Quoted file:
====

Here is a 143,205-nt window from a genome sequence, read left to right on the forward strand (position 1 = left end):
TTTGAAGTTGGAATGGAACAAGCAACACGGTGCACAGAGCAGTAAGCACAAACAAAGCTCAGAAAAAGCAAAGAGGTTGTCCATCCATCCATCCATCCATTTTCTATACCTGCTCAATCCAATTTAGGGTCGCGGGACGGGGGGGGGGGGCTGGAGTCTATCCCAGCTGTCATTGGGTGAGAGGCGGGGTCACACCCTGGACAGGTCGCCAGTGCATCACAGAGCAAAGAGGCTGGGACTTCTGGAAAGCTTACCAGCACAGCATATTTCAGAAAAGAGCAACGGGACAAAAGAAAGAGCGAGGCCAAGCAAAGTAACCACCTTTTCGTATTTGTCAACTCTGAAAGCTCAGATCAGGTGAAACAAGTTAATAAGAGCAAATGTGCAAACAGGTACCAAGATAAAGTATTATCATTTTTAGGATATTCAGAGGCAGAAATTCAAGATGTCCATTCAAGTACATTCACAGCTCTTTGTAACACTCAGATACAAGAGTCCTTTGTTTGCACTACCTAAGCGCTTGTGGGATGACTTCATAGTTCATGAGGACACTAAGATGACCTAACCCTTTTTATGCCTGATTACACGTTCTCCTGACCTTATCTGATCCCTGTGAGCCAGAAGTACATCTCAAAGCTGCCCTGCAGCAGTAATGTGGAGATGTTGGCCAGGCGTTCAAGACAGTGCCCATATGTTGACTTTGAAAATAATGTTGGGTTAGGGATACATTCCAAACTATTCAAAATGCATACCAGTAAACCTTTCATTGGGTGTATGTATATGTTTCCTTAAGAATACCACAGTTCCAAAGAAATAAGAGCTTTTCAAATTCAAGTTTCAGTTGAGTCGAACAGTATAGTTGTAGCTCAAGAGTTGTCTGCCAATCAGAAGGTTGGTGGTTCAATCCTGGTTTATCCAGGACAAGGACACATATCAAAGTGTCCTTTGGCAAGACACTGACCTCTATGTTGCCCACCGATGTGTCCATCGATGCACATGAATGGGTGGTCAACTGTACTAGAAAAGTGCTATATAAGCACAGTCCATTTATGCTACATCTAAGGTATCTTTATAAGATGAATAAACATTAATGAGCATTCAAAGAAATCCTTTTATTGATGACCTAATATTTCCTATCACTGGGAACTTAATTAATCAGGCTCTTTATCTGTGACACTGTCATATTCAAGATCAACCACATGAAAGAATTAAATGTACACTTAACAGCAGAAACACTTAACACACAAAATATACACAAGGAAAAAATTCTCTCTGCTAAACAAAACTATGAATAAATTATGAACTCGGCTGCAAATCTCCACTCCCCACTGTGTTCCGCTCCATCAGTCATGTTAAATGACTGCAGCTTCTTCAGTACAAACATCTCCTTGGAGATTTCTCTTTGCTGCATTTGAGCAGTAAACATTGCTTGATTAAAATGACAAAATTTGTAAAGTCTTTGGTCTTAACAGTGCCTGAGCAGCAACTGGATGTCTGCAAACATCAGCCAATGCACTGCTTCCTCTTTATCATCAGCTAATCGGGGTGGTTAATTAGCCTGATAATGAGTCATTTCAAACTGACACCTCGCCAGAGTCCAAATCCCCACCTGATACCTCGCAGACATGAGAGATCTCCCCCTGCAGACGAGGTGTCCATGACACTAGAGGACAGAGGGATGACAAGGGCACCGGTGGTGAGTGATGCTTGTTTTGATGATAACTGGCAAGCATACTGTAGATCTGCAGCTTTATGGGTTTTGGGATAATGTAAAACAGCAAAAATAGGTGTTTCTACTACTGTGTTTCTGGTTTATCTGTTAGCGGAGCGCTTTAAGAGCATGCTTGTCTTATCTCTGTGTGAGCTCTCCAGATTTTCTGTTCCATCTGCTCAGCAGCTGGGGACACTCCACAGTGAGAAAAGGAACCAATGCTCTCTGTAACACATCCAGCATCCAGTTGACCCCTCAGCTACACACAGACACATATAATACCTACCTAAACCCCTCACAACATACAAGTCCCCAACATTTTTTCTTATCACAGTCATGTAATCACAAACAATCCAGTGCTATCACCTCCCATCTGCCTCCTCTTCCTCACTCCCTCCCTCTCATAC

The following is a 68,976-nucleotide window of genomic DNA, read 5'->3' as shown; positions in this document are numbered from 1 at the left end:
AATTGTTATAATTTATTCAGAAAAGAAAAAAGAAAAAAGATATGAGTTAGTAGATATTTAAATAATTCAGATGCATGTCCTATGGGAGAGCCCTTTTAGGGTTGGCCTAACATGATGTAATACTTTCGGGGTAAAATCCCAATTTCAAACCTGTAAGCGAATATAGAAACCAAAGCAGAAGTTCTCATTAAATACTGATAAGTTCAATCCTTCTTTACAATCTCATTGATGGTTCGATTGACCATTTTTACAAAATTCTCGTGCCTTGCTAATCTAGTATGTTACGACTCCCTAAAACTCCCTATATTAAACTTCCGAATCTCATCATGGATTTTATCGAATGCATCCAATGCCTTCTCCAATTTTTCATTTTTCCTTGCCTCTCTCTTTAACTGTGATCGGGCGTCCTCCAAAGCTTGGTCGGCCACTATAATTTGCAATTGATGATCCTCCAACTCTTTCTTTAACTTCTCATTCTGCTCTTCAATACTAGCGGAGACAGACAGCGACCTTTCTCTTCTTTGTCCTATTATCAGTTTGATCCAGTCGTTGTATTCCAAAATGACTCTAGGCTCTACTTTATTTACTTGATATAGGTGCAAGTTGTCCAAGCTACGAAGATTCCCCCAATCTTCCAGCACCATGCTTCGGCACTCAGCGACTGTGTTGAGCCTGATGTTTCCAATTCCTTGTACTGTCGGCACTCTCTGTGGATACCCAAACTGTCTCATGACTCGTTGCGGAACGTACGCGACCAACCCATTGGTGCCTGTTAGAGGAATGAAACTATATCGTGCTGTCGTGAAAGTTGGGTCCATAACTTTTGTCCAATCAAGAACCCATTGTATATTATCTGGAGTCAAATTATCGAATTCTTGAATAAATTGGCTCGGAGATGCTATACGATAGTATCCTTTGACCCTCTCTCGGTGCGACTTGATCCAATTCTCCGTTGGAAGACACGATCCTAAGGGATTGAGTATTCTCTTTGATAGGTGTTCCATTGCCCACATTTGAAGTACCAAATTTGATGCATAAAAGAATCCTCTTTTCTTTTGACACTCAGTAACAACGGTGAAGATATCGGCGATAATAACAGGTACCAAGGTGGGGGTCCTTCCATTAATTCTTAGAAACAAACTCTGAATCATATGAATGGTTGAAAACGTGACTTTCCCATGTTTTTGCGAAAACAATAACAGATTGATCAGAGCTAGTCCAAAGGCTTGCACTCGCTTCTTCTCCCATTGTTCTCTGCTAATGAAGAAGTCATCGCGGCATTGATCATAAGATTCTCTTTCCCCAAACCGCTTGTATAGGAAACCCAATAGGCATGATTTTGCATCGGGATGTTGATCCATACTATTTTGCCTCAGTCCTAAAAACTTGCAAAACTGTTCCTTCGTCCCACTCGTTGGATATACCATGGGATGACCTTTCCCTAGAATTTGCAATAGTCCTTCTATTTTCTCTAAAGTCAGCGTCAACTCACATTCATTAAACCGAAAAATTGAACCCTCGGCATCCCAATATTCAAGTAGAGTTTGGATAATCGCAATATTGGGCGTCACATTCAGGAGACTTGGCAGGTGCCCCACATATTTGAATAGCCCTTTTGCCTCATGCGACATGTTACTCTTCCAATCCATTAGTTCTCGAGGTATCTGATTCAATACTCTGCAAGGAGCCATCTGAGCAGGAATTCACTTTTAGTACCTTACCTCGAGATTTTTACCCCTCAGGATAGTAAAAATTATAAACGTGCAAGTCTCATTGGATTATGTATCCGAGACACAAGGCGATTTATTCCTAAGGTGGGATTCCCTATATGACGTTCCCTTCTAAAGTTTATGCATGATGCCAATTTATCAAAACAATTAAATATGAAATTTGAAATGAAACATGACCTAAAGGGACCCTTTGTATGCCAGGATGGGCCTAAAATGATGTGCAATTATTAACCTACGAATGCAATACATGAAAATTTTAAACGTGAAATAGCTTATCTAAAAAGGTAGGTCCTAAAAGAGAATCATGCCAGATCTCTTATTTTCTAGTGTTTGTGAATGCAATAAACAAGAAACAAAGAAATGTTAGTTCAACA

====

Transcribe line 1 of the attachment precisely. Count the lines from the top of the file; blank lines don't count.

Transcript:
Here is a 143,205-nt window from a genome sequence, read left to right on the forward strand (position 1 = left end):